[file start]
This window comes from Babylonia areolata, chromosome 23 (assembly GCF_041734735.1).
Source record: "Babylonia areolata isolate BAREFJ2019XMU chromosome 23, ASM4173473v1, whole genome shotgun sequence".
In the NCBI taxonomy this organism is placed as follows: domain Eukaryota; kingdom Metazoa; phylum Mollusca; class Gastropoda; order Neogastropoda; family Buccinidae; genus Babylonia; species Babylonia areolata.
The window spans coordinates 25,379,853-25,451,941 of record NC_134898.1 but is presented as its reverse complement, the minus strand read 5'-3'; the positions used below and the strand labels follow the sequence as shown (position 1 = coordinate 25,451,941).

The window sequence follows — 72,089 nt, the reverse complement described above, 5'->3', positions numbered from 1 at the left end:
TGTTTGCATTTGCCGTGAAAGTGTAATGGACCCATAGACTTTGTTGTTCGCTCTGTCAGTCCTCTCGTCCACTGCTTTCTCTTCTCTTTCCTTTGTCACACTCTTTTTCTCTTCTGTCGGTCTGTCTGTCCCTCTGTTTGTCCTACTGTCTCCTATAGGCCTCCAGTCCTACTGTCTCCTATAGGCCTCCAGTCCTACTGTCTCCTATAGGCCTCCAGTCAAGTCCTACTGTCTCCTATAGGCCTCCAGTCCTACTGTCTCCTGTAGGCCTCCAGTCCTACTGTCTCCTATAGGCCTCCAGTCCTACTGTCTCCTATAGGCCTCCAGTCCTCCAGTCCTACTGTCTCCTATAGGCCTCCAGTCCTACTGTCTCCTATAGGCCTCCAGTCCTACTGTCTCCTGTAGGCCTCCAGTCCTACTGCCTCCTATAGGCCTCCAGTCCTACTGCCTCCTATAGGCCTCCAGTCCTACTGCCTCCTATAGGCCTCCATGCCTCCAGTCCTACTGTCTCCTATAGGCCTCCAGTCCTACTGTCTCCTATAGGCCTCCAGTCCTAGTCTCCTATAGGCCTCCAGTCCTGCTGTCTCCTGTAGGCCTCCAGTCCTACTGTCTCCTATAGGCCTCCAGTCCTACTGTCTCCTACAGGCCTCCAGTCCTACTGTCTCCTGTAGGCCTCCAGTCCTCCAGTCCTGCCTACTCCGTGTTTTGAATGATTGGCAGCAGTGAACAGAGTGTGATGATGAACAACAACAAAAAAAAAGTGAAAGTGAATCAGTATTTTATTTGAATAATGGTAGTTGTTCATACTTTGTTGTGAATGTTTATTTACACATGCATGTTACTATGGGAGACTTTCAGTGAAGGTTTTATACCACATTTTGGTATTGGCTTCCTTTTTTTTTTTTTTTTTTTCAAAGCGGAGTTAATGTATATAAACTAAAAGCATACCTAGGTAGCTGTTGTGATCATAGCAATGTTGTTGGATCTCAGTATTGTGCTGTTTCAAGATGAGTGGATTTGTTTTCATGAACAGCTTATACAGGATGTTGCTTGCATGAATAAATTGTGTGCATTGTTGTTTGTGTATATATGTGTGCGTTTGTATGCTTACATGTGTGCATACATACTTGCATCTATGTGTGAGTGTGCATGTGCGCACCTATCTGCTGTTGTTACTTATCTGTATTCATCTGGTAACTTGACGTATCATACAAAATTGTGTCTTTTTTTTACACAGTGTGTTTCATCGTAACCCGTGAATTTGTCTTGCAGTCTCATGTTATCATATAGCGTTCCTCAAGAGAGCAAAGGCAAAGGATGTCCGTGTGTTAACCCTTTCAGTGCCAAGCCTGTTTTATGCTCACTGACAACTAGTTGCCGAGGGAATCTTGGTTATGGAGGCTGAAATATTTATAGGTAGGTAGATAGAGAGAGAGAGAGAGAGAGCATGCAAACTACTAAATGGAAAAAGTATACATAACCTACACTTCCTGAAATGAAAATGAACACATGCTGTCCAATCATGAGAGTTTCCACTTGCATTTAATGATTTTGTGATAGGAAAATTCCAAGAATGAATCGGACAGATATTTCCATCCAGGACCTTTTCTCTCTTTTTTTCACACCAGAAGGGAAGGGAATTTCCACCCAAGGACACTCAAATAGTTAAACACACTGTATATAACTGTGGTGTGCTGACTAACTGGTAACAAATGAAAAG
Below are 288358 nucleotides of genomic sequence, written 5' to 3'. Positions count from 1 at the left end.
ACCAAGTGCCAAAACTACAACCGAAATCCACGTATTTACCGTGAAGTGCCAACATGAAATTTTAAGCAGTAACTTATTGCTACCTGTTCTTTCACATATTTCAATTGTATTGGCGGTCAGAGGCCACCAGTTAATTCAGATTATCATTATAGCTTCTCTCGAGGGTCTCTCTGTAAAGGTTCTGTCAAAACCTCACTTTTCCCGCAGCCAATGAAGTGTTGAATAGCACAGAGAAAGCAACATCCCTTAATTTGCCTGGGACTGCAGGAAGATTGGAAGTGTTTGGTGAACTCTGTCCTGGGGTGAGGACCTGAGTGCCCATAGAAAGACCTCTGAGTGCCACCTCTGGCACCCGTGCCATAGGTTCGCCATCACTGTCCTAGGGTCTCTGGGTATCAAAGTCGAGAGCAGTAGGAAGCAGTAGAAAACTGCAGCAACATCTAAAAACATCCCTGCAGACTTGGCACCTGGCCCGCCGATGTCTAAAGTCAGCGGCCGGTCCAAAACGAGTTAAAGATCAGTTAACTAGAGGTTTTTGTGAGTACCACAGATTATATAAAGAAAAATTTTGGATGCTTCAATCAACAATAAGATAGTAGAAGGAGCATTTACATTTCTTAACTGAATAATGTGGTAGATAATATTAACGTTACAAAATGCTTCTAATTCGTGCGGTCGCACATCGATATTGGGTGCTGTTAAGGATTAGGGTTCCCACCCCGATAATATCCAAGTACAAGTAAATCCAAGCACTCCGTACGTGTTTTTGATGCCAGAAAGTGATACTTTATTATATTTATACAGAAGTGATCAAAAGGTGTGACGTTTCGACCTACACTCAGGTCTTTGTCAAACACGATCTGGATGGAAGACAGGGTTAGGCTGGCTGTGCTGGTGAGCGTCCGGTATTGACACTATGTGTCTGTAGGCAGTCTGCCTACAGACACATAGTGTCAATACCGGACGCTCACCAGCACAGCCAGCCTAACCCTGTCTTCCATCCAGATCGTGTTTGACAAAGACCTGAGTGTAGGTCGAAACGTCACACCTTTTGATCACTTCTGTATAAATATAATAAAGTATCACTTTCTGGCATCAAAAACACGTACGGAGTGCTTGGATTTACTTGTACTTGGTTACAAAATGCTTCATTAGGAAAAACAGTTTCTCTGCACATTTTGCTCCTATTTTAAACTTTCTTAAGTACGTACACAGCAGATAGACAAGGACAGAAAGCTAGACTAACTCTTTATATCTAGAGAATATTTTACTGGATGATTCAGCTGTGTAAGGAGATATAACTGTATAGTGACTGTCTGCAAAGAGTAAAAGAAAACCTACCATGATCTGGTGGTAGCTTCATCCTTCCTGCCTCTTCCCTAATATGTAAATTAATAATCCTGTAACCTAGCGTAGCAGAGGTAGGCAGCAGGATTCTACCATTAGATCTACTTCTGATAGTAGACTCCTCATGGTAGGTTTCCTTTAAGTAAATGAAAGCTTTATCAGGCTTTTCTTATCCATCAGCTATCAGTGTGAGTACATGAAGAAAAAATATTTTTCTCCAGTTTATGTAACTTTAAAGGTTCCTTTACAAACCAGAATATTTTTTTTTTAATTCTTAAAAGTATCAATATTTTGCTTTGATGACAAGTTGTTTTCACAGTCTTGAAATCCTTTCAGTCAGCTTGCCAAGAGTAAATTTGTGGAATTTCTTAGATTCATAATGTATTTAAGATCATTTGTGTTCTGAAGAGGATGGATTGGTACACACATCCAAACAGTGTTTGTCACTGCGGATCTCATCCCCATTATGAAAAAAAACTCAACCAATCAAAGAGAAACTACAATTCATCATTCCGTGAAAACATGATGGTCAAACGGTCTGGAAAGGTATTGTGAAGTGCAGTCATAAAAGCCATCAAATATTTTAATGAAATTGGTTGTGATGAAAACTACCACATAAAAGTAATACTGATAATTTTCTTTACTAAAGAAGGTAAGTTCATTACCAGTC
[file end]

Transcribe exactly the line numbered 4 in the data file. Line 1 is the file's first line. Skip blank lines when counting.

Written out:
The window spans coordinates 25,379,853-25,451,941 of record NC_134898.1 but is presented as its reverse complement, the minus strand read 5'-3'; the positions used below and the strand labels follow the sequence as shown (position 1 = coordinate 25,451,941).